Three-term Senator Kay Bailey Hutchison, R-Texas, announced Wednesday that she will serve out the remainder of her term, which ends in 2012.
The 66 year-old, having lost a bruising gubernatorial primary in which a national wave of anti-Washington sentiment overwhelmed the senator, was widely expected to retire early - but in a turn has decided to stay. "I think everyone pretty much knows that I had intended to leave the Senate, certainly intended to leave in the last year," Hutchison told reporters in San Antonio.
Hutchison cited spiraling government debt, concerns over the health care bill, and high unemployment as reasons to remain in Washington. "My experience will be better used fighting this effort of the president, and Congress to do so much that it's really taking away the essence of America, in my opinion. So I think for the long-term, for my children, I think it is better that I stay and serve out my term."
In 2012, after serving out her Senate seat -- Hutchison, a proponent of term limits, is also expected to call it quits from the chamber she has called her office since 1993 when the political neophyte was catapulted onto the national stage following the retirement of Lloyd Benson. She won a special election among a crowded field of better-known candidates.
The senator, who is also the most senior GOP female in the body (1 of 17 women, total), was joined by Senate GOP Leader Mitch McConnell of Kentucky and the junior senator from the Lone Star state, John Cornyn, who also doubles as the head of the 2010 GOP campaign arm. McConnell and Cornyn were already in town for a fundraiser.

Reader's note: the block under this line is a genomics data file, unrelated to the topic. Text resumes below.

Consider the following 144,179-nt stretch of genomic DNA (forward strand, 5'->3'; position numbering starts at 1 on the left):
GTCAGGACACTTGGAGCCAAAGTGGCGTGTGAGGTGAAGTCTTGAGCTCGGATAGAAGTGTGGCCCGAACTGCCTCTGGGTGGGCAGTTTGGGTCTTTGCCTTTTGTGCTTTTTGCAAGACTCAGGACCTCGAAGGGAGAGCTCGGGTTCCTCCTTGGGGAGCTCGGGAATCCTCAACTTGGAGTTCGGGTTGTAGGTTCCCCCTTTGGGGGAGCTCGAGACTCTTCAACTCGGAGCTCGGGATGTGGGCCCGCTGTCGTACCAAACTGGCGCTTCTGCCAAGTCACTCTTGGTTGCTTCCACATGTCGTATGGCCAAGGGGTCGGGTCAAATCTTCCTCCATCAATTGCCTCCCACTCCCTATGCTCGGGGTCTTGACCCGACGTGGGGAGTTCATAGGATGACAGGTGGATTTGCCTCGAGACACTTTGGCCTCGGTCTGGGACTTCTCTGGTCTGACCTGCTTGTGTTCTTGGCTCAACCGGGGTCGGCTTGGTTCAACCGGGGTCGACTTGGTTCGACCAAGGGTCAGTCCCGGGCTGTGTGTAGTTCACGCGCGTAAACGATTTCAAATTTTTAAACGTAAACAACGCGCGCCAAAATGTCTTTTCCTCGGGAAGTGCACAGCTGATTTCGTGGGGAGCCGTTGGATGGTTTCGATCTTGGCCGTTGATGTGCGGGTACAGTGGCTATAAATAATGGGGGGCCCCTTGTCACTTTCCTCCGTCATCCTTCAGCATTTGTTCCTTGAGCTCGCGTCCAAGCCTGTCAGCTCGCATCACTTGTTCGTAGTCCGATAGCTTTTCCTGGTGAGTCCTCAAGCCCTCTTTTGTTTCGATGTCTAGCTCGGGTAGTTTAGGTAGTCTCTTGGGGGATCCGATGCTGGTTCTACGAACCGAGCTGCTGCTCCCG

"If you sense an audible sigh of relief in the air, it's every single Republican in the U.S. Senate conference," McConnell said after Hutchison announced her intentions to stay.
Hutchison, once a member of Senate GOP leadership and thought to be among a short list of vice presidential picks in a handful of past presidential elections, is the top Republican on the Commerce Committee and is a strong proponent of NASA. She also sits on the powerful Appropriations Committee, as well as the Veterans' Affairs and Rules Committees.
The senator kept her seat in Congress as she ran for governor, saying that she wanted to stay to fight President Obama's health care reform effort.
Hutchison has an adopted son and daughter who live with her husband in the couple's home in Dallas. During the 2010 campaign for governor, she put her home in Virginia up for sale, with the campaign saying at the time, "She's no longer going to be in the United States Senate. She's coming home to Texas."
FOX News' April Girouard contributed to this report.